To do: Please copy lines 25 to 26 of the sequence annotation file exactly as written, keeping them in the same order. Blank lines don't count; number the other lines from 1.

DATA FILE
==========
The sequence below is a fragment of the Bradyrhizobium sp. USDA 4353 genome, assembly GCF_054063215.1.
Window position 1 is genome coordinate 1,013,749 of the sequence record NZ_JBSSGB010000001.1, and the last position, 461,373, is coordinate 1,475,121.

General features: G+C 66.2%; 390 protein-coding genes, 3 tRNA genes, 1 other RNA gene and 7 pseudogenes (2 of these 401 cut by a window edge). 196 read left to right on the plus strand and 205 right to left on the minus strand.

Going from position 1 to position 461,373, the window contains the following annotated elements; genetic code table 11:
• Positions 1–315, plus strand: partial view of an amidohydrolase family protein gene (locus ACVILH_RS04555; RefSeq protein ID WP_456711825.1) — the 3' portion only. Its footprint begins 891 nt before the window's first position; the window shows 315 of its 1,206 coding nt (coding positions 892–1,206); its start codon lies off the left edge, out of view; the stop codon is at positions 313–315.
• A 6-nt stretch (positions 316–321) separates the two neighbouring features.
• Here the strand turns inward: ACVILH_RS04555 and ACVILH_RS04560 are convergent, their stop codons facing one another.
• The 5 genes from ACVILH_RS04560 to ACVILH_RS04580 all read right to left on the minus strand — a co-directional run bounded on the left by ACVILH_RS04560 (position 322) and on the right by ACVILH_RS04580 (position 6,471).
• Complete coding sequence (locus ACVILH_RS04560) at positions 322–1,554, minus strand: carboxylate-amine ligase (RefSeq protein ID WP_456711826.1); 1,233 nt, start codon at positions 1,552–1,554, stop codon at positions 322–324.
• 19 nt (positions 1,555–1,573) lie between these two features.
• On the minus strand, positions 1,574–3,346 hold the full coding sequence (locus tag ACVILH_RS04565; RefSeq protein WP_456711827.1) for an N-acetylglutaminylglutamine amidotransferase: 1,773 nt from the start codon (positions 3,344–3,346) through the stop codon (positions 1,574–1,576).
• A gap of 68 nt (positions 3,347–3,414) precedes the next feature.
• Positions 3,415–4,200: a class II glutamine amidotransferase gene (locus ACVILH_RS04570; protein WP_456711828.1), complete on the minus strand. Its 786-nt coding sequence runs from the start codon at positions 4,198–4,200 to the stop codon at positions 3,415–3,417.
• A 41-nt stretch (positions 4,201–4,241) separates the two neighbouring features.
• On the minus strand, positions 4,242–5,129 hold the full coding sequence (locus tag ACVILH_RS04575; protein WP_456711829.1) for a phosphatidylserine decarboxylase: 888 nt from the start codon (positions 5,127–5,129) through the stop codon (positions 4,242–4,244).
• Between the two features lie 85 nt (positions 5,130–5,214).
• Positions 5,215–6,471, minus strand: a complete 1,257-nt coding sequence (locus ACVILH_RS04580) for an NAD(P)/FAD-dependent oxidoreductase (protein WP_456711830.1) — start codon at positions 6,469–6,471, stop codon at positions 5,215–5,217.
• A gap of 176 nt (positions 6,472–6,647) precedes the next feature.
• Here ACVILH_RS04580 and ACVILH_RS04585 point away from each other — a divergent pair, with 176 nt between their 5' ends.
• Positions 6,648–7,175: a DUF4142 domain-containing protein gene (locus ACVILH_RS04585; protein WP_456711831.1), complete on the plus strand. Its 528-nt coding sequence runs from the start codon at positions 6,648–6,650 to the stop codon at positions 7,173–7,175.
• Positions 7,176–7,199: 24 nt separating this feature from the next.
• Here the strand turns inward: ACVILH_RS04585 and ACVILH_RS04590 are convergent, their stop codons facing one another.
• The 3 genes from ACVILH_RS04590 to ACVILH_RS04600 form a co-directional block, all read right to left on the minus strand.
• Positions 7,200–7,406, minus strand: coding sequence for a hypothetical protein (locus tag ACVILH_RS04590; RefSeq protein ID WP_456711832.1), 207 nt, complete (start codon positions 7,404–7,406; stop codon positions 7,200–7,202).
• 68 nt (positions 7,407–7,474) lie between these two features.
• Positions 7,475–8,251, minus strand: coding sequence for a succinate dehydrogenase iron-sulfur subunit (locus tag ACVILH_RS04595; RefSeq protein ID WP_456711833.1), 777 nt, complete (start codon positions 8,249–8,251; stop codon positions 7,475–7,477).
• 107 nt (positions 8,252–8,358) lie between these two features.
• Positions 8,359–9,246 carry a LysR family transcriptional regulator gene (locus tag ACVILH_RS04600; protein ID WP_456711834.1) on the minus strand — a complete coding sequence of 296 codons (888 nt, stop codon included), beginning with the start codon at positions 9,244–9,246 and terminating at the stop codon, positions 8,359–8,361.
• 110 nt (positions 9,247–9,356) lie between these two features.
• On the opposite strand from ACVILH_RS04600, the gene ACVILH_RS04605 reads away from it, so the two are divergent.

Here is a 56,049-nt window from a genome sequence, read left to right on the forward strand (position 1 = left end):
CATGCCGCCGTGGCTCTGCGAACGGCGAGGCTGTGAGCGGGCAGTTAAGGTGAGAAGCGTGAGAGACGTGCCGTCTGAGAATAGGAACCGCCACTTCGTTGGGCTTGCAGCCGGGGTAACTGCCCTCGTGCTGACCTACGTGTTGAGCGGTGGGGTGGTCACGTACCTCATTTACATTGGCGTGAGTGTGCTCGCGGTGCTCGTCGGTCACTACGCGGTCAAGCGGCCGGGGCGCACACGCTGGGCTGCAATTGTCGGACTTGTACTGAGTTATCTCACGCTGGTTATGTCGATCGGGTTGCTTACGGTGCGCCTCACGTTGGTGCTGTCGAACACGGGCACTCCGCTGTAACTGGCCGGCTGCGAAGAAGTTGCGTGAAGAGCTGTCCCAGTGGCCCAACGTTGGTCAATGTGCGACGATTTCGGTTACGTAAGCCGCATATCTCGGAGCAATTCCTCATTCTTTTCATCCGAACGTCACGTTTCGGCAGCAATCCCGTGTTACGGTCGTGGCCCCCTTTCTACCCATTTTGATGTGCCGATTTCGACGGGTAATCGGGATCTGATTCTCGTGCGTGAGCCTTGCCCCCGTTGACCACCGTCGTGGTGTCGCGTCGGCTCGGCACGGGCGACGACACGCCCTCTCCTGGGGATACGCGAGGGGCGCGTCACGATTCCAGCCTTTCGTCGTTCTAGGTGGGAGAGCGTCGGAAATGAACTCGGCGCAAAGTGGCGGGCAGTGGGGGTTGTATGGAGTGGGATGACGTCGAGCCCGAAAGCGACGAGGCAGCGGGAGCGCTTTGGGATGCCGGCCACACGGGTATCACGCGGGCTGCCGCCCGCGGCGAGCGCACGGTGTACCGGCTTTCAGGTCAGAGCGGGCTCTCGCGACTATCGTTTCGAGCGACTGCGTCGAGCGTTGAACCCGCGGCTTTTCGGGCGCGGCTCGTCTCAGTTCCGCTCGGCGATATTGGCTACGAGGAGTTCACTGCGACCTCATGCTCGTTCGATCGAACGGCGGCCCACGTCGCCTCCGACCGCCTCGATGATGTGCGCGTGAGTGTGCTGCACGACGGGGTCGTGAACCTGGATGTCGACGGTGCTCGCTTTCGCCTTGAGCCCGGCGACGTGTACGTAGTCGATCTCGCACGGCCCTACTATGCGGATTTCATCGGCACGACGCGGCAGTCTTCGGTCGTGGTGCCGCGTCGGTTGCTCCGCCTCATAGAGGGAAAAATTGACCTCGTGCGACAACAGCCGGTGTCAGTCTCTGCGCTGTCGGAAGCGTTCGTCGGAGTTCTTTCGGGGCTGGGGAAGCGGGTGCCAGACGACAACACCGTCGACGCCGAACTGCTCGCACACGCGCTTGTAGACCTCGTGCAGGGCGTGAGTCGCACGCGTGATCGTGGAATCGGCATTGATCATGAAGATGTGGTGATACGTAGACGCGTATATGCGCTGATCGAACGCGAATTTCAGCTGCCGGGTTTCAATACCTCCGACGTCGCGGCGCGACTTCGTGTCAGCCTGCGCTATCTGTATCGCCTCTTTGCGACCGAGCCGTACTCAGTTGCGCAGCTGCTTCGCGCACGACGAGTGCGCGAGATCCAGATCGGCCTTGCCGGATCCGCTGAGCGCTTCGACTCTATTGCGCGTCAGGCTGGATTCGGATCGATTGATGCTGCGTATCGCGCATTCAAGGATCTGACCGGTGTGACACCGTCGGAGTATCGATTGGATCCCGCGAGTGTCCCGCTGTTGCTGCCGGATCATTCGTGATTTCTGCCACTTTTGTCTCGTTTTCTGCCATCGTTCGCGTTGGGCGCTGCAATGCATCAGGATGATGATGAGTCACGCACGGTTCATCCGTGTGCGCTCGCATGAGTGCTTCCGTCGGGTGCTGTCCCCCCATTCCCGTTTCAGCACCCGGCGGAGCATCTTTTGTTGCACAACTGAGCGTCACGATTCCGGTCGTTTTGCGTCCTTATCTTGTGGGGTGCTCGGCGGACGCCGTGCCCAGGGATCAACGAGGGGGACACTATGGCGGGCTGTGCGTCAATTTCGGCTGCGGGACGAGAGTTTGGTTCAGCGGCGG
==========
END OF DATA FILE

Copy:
• 68 nt (positions 7,407–7,474) lie between these two features.
• Positions 7,475–8,251, minus strand: coding sequence for a succinate dehydrogenase iron-sulfur subunit (locus tag ACVILH_RS04595; RefSeq protein ID WP_456711833.1), 777 nt, complete (start codon positions 8,249–8,251; stop codon positions 7,475–7,477).